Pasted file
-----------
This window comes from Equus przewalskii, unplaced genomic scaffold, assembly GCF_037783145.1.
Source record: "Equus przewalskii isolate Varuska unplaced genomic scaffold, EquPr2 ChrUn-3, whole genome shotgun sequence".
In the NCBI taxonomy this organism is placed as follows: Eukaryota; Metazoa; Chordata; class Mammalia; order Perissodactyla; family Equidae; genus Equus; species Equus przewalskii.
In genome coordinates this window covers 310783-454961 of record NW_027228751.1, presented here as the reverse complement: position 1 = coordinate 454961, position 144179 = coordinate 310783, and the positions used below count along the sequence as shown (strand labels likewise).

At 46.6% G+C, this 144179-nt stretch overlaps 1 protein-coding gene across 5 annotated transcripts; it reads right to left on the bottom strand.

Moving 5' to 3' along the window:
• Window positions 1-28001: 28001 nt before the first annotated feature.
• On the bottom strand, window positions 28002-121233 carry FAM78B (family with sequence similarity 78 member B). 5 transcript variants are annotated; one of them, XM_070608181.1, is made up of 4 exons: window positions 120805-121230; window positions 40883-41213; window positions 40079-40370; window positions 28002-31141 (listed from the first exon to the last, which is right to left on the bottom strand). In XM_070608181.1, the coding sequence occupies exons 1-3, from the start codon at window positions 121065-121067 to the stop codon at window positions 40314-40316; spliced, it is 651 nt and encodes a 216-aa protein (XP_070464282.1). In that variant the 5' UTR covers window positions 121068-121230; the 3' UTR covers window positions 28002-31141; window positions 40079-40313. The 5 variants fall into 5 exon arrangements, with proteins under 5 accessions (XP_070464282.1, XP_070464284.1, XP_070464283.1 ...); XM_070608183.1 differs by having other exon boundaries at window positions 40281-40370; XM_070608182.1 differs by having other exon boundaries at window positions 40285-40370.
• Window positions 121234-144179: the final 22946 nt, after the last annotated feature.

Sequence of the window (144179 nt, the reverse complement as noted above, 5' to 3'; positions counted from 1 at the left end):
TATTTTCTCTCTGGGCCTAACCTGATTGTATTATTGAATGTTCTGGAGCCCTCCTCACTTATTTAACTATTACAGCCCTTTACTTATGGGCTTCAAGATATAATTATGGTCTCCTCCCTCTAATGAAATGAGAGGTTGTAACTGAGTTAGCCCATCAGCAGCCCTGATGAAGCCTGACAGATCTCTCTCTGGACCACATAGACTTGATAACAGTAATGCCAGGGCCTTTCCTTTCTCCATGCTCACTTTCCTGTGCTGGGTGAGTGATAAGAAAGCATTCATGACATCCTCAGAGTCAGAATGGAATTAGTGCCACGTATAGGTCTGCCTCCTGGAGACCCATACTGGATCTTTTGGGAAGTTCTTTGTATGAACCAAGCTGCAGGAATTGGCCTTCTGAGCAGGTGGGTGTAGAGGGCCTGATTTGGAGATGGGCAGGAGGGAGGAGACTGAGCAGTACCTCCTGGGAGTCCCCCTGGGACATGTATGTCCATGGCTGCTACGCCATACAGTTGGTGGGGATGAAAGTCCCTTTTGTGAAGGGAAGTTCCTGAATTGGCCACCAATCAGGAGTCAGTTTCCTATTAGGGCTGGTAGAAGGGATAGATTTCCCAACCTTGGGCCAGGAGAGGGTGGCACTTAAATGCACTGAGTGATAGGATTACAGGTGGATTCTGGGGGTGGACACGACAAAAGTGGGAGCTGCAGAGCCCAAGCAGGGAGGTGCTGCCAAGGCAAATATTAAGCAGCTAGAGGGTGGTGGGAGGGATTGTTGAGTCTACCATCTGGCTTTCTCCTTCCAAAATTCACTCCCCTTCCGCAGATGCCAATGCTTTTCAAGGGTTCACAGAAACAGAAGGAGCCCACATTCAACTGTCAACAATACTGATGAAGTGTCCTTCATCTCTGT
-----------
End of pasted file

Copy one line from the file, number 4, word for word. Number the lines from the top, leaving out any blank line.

In genome coordinates this window covers 310783-454961 of record NW_027228751.1, presented here as the reverse complement: position 1 = coordinate 454961, position 144179 = coordinate 310783, and the positions used below count along the sequence as shown (strand labels likewise).